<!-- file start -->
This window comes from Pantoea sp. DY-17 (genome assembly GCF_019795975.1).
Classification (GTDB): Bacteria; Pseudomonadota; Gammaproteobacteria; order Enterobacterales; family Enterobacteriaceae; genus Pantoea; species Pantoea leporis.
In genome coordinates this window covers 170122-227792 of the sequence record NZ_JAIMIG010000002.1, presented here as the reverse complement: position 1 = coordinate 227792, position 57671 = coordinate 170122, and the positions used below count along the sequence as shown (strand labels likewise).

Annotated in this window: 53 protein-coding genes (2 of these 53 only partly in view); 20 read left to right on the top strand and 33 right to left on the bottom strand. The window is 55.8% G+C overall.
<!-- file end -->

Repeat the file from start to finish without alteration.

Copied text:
This window comes from Pantoea sp. DY-17 (genome assembly GCF_019795975.1).
Classification (GTDB): Bacteria; Pseudomonadota; Gammaproteobacteria; order Enterobacterales; family Enterobacteriaceae; genus Pantoea; species Pantoea leporis.
In genome coordinates this window covers 170122-227792 of the sequence record NZ_JAIMIG010000002.1, presented here as the reverse complement: position 1 = coordinate 227792, position 57671 = coordinate 170122, and the positions used below count along the sequence as shown (strand labels likewise).

Annotated in this window: 53 protein-coding genes (2 of these 53 only partly in view); 20 read left to right on the top strand and 33 right to left on the bottom strand. The window is 55.8% G+C overall.